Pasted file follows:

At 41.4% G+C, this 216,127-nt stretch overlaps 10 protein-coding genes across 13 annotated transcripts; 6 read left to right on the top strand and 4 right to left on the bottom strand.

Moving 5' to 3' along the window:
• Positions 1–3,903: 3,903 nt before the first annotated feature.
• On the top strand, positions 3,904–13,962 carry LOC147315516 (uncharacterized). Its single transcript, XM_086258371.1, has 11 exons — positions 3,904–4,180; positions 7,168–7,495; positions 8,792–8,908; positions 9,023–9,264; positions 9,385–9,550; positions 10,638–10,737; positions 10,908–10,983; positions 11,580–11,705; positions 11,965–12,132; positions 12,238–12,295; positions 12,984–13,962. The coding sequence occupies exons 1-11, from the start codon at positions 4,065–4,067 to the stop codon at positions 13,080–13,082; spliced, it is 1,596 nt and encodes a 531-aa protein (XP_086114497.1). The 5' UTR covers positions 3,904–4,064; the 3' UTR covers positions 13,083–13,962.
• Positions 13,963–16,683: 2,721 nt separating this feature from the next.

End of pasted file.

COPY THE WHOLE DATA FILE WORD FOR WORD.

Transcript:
At 41.4% G+C, this 216,127-nt stretch overlaps 10 protein-coding genes across 13 annotated transcripts; 6 read left to right on the top strand and 4 right to left on the bottom strand.

Moving 5' to 3' along the window:
• Positions 1–3,903: 3,903 nt before the first annotated feature.
• On the top strand, positions 3,904–13,962 carry LOC147315516 (uncharacterized). Its single transcript, XM_086258371.1, has 11 exons — positions 3,904–4,180; positions 7,168–7,495; positions 8,792–8,908; positions 9,023–9,264; positions 9,385–9,550; positions 10,638–10,737; positions 10,908–10,983; positions 11,580–11,705; positions 11,965–12,132; positions 12,238–12,295; positions 12,984–13,962. The coding sequence occupies exons 1-11, from the start codon at positions 4,065–4,067 to the stop codon at positions 13,080–13,082; spliced, it is 1,596 nt and encodes a 531-aa protein (XP_086114497.1). The 5' UTR covers positions 3,904–4,064; the 3' UTR covers positions 13,083–13,962.
• Positions 13,963–16,683: 2,721 nt separating this feature from the next.